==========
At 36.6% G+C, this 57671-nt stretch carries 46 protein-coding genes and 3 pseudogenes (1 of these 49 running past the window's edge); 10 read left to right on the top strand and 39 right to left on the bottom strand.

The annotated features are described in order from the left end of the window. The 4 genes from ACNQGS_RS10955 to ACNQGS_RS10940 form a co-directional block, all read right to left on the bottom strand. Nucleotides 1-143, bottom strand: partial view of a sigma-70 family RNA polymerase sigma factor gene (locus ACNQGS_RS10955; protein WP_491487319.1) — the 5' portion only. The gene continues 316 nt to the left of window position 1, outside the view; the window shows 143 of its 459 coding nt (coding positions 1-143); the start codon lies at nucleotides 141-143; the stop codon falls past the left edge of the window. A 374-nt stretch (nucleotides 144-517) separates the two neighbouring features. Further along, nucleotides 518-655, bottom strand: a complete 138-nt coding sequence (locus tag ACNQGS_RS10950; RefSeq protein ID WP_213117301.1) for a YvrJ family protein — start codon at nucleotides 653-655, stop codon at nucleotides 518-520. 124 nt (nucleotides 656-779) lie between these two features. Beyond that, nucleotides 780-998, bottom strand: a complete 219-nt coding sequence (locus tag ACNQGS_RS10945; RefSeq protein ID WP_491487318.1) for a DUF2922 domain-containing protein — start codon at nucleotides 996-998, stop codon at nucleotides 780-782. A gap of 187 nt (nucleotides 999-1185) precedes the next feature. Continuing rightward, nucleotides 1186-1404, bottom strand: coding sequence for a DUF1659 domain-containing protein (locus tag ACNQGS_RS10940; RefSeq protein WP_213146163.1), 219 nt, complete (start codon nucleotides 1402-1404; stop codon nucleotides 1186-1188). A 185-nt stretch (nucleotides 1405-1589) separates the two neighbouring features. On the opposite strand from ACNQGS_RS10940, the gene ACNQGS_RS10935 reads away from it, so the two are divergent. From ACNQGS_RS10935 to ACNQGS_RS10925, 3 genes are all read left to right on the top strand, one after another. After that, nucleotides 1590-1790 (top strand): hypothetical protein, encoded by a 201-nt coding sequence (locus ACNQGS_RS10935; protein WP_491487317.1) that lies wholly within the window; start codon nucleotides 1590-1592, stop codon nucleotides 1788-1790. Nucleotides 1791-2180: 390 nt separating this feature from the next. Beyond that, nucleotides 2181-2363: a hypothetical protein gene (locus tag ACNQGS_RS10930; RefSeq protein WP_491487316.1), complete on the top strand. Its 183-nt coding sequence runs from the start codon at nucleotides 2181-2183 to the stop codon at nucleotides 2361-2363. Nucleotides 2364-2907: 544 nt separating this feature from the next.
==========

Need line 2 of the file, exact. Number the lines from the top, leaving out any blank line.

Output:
The annotated features are described in order from the left end of the window. The 4 genes from ACNQGS_RS10955 to ACNQGS_RS10940 form a co-directional block, all read right to left on the bottom strand. Nucleotides 1-143, bottom strand: partial view of a sigma-70 family RNA polymerase sigma factor gene (locus ACNQGS_RS10955; protein WP_491487319.1) — the 5' portion only. The gene continues 316 nt to the left of window position 1, outside the view; the window shows 143 of its 459 coding nt (coding positions 1-143); the start codon lies at nucleotides 141-143; the stop codon falls past the left edge of the window. A 374-nt stretch (nucleotides 144-517) separates the two neighbouring features. Further along, nucleotides 518-655, bottom strand: a complete 138-nt coding sequence (locus tag ACNQGS_RS10950; RefSeq protein ID WP_213117301.1) for a YvrJ family protein — start codon at nucleotides 653-655, stop codon at nucleotides 518-520. 124 nt (nucleotides 656-779) lie between these two features. Beyond that, nucleotides 780-998, bottom strand: a complete 219-nt coding sequence (locus tag ACNQGS_RS10945; RefSeq protein ID WP_491487318.1) for a DUF2922 domain-containing protein — start codon at nucleotides 996-998, stop codon at nucleotides 780-782. A gap of 187 nt (nucleotides 999-1185) precedes the next feature. Continuing rightward, nucleotides 1186-1404, bottom strand: coding sequence for a DUF1659 domain-containing protein (locus tag ACNQGS_RS10940; RefSeq protein WP_213146163.1), 219 nt, complete (start codon nucleotides 1402-1404; stop codon nucleotides 1186-1188). A 185-nt stretch (nucleotides 1405-1589) separates the two neighbouring features. On the opposite strand from ACNQGS_RS10940, the gene ACNQGS_RS10935 reads away from it, so the two are divergent. From ACNQGS_RS10935 to ACNQGS_RS10925, 3 genes are all read left to right on the top strand, one after another. After that, nucleotides 1590-1790 (top strand): hypothetical protein, encoded by a 201-nt coding sequence (locus ACNQGS_RS10935; protein WP_491487317.1) that lies wholly within the window; start codon nucleotides 1590-1592, stop codon nucleotides 1788-1790. Nucleotides 1791-2180: 390 nt separating this feature from the next. Beyond that, nucleotides 2181-2363: a hypothetical protein gene (locus tag ACNQGS_RS10930; RefSeq protein WP_491487316.1), complete on the top strand. Its 183-nt coding sequence runs from the start codon at nucleotides 2181-2183 to the stop codon at nucleotides 2361-2363. Nucleotides 2364-2907: 544 nt separating this feature from the next.